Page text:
The latest volume of Mushi-Shi continues with the slow-moving, character-centric stories.
What They Say
They are life in its purest form. Vulgar and strange. They have inspired fear in humans since the dawn of time and have, over the ages, come to be known as 'Mushi'.
15. Pretense Of Spring
16. Sunrise Serpent
17. Pickers Of Empty Cocoons
18. Clothes That Embrace The Mountain
I listened to the English stereo track for my main review, and I noticed no technical problems with it. It’s a pretty standard stereo mix that uses the two channels to provide atmosphere through the sound effects and music, with dialogue mostly central. It has to be mentioned that the dub is excellent as well. Not only does it stick closely to the Japanese track, but the performances are nailed, especially Travis Willingham who is outstanding as Ginko, nailing his tone and attitude brilliantly. I spot-checked the Japanese stereo track and didn’t notice any technical problems with it either, and from what I heard the Japanese performances were excellent as well.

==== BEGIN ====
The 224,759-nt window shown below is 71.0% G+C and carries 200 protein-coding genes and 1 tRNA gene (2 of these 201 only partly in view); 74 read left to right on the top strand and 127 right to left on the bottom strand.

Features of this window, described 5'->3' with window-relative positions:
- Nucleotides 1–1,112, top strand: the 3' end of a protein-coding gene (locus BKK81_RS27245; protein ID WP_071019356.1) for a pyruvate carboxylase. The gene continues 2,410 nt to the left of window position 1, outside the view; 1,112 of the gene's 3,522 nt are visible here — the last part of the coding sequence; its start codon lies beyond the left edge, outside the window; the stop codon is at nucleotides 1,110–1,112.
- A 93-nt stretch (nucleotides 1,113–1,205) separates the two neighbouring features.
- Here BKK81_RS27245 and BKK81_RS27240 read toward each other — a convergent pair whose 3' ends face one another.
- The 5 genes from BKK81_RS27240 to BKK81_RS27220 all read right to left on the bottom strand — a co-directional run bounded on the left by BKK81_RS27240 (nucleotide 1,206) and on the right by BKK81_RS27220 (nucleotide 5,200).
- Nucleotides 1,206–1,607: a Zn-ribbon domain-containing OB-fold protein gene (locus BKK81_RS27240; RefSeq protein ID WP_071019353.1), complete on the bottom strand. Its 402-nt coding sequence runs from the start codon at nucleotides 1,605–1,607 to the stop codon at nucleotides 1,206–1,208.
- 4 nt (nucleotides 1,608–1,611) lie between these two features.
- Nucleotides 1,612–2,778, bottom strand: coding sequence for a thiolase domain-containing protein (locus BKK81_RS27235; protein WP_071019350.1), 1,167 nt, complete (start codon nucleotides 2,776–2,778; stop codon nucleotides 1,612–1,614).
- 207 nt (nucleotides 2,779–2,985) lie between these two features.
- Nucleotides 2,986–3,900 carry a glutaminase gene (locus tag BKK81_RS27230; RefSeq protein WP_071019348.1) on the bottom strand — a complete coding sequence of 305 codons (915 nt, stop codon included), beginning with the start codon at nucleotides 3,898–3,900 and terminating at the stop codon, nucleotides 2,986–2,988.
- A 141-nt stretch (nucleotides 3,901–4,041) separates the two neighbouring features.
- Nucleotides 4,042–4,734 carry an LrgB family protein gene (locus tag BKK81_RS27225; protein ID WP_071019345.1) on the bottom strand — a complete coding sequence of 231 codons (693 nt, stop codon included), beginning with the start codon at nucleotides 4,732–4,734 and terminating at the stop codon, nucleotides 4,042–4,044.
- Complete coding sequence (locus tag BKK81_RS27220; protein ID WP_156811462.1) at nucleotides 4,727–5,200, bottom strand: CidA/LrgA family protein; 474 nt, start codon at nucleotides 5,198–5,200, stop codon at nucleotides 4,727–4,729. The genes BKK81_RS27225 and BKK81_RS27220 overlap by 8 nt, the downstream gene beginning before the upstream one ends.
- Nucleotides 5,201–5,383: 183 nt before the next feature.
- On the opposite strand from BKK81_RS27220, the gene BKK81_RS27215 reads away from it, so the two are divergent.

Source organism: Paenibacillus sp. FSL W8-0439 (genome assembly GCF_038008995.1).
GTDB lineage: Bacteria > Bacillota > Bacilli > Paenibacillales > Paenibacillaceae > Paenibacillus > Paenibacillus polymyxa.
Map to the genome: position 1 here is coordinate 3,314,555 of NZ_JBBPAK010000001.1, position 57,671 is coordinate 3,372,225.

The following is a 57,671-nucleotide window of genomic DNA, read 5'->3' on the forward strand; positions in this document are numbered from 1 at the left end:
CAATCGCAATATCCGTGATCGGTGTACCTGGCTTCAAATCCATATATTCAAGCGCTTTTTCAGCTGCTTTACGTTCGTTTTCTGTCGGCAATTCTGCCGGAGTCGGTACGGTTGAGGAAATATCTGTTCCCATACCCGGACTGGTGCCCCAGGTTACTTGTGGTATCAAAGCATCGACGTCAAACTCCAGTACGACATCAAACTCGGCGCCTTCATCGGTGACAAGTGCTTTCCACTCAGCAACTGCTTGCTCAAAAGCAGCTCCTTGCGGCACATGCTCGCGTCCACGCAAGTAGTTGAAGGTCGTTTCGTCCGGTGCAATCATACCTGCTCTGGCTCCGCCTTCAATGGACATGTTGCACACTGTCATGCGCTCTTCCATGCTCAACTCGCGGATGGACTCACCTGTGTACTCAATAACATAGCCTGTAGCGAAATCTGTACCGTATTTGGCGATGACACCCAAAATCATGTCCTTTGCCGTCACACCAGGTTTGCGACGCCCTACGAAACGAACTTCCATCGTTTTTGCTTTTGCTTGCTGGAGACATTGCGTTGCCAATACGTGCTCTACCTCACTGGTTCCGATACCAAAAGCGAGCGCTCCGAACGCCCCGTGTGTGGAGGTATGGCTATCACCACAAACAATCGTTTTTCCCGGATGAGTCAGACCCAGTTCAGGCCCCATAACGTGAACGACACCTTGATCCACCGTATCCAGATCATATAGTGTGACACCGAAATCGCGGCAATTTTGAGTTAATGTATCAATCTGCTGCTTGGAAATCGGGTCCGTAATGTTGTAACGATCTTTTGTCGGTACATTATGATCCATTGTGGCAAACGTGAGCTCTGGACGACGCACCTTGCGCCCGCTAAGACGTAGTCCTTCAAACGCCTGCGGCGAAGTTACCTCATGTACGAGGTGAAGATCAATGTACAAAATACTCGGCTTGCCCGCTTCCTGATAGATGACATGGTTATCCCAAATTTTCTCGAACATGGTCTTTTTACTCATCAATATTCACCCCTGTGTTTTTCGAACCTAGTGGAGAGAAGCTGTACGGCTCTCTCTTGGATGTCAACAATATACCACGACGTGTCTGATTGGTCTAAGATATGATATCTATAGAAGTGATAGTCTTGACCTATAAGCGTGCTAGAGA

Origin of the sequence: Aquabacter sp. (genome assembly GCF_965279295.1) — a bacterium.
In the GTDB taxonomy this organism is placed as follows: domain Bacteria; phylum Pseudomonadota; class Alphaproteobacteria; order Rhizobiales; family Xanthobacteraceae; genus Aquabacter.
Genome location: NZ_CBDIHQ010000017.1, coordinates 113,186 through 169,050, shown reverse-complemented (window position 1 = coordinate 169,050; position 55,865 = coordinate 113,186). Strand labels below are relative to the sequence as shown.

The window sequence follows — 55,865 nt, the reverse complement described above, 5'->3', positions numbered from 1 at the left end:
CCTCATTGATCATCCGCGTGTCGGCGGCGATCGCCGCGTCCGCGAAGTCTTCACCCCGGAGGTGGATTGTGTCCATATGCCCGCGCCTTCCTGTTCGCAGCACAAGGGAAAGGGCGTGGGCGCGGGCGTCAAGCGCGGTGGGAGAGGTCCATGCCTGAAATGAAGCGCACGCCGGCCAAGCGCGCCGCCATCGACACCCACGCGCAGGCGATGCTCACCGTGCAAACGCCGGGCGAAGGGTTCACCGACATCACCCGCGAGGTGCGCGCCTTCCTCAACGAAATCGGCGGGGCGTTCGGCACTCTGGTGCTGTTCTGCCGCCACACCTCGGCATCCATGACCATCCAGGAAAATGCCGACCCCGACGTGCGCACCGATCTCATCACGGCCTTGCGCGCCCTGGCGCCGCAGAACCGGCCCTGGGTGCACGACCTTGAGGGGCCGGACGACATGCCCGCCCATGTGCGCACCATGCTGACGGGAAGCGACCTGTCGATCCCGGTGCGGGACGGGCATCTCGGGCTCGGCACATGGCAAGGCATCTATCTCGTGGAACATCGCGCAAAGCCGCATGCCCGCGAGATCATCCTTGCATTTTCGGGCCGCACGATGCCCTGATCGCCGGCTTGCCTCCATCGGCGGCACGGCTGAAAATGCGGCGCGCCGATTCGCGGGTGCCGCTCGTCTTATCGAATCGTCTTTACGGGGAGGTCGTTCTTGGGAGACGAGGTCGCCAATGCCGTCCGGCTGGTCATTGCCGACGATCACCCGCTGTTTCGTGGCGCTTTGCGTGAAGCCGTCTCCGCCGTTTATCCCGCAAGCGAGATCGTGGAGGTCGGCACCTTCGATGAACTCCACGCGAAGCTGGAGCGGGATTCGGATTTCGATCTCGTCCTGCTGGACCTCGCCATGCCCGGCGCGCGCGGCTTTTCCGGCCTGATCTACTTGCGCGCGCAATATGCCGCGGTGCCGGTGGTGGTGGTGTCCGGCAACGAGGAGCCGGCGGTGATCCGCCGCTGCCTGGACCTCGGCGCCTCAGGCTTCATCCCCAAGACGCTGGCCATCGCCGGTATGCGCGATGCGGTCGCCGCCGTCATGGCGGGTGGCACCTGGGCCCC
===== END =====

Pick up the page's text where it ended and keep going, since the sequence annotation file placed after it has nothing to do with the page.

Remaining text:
Presented in anamorphic widescreen, the transfer for Mushi-Shi is very good on the whole, and looks quite good upscaled. The distinctive art style comes across well with little in the way of artefacts, especially since there is not a great deal of movement or action at the best of times. Though there is a little bit of blocking in really dark scenes, it’s forgivable given how the show often changes its style from bright day to dark night, and in general it looks very good. Subtitles are in a nice yellow font, and I noticed no spelling or grammatical errors.
No packaging was included as this was a check disc.
The menu takes a simple approach similar to the cover, with the main menu featuring the cover image with all the selections and the show’s logo in the middle. Sub-menus are all static with screenshots for the backgrounds of them, and different music plays over all the menus. Given how simple they are, access times are really fast and problem free.
There are a couple more interview instalments with the Director here. The first is with the Music Director, talking about his work on the show. The second is slightly shorter but in the same vein, discussing the direction of the opening. We also get the usual textless openings and endings to round things out.
Content: (please note that content portions of a review may contain spoilers)